If the Hawks were to plot out the most disastrous week they could’ve had……..it would’ve been worse than this week. Though not by much.
Portland started out the week with a decent result, getting their first tie of the season with the Vancouver Giants, a 3-3 draw at Pacific Coliseum. The Winterhawks played yet another defensive first period, taking seven shots on goal while only allowing five. It looked like the Hawks would be done in the second period yet again, when the Giants took a 3-1 lead after the second period. Richard Hamula struck first on the power play, deflecting a Mark Ardelan shot to give Vancouver the first goal of the night. Tyson Marsh scored eight minutes later during a four-on-four to give them a two run lead. Craig Valette scored yet again to put the Hawks back within one. Vancouver’s top forward, Adam Courchaine, scored one minute later to put Vancouver back ahead by two. Down two on the road with one period to go, it looked like Portland might suffer their first loss ever to the Giants. Richie Regehr worked quickly to narrow the gap in the third period, scoring in just over a minute of the period. The Hawks continued to press, and got past Vancouver goalie Joel Martin near the midway point of the period, when Brian Woolger scored on a less than challenging shot that Martin actually got his stick on before it dribbled over the line. Neither team could get past the opposing goalie in the last half of the third period or in overtime. Lanny Ramage made some particularly strong saves in the overtime to preserve the draw.
Portland couldn’t quite get the victory in Vancouver, but it was a far superior performance to the one they put on the next evening. To put it kindly, it was a disaster from start to finish. The final score of 3-0 in the Seattle Thunderbirds’ favor is misleading. It really could’ve been much worse. A slew of penalties were called early in the game by referee Darelle Mitchell, trying to keep this often intense rivalry from blowing up. Seattle drew three straight to start the game. Portland was then given a pair of their own, making it a 4-on-3 on the ice. Seattle then got control in the Portland zone, when Brooks Laich centered a pass to a wide open Tomas Mojzis in the slot. Mojzis fired a shot over Ramage’s shoulder for a power play goal. Both teams controlled play at times in the first period, but after that it was all Seattle. The Hawks defense was able to fend off Seattle for a while, but early in the second period, the T-Birds broke through again. Seattle got a period of sustained pressure on the Portland defense, concluding with a rebound goal from Steven Goertzen off of a slapper from David Svagrovsky. The Hawks looked like a team of players that had just met that day. Passes were missing the mark, there was no structure to the attack, everything looked disjointed. It was all the defense and Ramage could do to keep the Hawks in the game. Things got a little better in the third period, but at that time Seattle was in a defensive shell. Portland was getting shots, but nothing that challenged T-Bird goaltender Blake Ward. Mojzis was assessed a match penalty for tripping Valette early in the third period and was shown the gate. The Hawks still could not manage any offense on the major penalty. Portland then received two separate minor penalties at the same time, giving Seattle a 4-on-3 power play. Once again, the T-Birds cashed in, when Matthew Spiller scored on a slap shot from the point that deflected off a Hawks player. Portland never threatened the rest of the way, looking increasingly defeated. Ward only had to make a couple of decent saves the entire game, notching a relatively easy shutout.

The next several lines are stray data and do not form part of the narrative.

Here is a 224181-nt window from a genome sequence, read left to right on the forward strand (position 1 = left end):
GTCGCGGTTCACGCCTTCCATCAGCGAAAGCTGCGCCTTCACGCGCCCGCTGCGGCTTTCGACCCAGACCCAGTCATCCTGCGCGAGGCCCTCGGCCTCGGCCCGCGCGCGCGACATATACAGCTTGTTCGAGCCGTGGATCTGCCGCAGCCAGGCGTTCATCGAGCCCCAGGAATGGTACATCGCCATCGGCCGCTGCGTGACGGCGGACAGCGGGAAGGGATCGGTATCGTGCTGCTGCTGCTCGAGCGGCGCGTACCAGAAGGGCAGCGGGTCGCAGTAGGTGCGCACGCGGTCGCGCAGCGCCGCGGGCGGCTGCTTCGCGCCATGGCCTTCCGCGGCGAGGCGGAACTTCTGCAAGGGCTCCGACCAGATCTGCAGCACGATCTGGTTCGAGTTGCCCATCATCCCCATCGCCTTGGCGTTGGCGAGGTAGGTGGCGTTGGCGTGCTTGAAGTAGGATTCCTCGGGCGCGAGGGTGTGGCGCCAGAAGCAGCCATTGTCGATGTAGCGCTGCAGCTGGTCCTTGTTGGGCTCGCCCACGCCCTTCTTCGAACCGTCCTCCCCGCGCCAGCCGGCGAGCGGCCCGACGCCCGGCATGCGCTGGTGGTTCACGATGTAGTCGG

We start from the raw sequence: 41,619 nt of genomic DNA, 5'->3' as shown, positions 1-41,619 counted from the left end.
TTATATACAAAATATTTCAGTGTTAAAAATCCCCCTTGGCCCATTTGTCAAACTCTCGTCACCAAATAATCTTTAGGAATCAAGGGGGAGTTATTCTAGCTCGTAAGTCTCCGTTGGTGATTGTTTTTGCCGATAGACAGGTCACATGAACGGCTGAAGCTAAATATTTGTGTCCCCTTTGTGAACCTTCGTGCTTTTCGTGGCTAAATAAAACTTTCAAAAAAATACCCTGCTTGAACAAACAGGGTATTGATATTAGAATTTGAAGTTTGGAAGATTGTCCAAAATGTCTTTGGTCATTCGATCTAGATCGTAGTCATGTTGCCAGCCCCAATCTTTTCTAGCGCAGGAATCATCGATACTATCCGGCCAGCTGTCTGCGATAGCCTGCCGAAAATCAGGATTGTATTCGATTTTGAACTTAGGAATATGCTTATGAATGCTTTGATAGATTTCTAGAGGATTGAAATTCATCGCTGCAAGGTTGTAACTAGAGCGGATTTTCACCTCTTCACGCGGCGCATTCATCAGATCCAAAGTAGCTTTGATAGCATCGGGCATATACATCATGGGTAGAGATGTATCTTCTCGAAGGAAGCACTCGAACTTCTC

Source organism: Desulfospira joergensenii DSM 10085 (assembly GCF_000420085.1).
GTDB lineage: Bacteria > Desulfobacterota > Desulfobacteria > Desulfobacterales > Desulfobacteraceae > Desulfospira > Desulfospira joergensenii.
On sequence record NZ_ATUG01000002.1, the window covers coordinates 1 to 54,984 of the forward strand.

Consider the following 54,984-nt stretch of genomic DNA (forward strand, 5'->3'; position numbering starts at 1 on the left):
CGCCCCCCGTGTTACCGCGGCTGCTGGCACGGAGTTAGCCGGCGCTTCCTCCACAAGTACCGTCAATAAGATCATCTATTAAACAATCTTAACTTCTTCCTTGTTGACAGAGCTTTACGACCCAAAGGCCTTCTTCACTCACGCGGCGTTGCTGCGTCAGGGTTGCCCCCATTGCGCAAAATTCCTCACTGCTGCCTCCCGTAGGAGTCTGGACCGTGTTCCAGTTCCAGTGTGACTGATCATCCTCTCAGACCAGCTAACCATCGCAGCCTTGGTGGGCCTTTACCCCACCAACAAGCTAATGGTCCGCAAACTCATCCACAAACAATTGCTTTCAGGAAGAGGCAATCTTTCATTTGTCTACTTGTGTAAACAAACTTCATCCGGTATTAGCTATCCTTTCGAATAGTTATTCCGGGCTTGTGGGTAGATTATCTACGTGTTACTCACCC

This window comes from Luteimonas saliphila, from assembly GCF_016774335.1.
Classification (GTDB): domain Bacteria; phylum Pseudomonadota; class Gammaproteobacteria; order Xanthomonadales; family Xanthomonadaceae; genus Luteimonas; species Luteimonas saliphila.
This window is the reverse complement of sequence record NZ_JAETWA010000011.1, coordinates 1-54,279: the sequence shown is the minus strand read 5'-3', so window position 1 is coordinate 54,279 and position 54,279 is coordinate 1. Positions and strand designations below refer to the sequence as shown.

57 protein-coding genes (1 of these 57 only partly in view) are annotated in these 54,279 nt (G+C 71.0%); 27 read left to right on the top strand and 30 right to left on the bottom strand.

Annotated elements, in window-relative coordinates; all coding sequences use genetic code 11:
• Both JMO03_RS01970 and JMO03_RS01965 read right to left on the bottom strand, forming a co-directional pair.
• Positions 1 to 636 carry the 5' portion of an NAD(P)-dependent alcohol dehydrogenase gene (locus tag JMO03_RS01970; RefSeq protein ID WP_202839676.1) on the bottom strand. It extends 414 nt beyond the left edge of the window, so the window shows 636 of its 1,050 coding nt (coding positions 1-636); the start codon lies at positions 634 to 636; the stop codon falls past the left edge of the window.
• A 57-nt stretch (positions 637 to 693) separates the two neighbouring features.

Portland seemed to be behind the 8-ball before their next game even began. The Kelowna Rockets had won their previous two games by a combined score of 16 to 2. The injury bug bit hard before Wednesday night’s game in Kelowna. Joey Hope, Aaron Roberge and C.J. Jackson all were scratched due to injury. Brandon Dubinsky did not play due to disciplinary reasons. Brad Priestlay played the entire game through and injury, and was a game time decision. On top of all of this, less than three minutes into the game, Roman Prazak was hit hard into the boards, and did not play the rest of the game. Tyler Grover also was hurt earlier in the game, and did not play in the third period. At the end of the evening, the Hawks had only eight forwards available to play. Kelowna felt no pity as they blasted the Hawks 5-1, in a contest that was still a better performance than the Seattle game on Saturday. Richard Kelly scored first on a slapshot from the point that was considered to be harmless looking shot. The puck still got over Krister Toews‘ shoulder to put the Hawks down early once again. Portland finally got the offense going in the first period for the first time in a while. They started out the period with a 7-2 shot advantage before Kelly’s goal. Craig Valette scored on the backhand to tie the game with less than seven minutes to go in the first period. The Hawks were on their heels the rest of the way after that. Kelowna gained control early, finally scoring after a prolonged period of possession, when Tyler Moisenko scored during a scramble in front of Toews. Portland’s defense held strong the rest of the period, but the Hawks’ offense was non-existent. Jesse Schultz gave the Rockets an insurance goal six minutes into the third period. Schultz has now scored a goal in nine consecutive games. The Hawks tried to find a way to break through and get back within one. They had some power plays in the third period, but Josh Gorges was a one-man penalty killing machine. He was all around the best player on the ice all evening for either team. Then, the team’s collective heart was broken on a fluke play. Braydon Coburn and Regehr were going back behind Toews to play the puck on a Portland power play, when it took a wicked bounce off the endboards, and right to the stick of Cam Paddock who had an easy shorthanded goal. Kelowna added a meaningless marker barely over a minute later when Ryan Mayko put the puck past Toews after he had lost his goal stick in a scramble. It all added up to a relatively miserable 5-1 loss for Portland.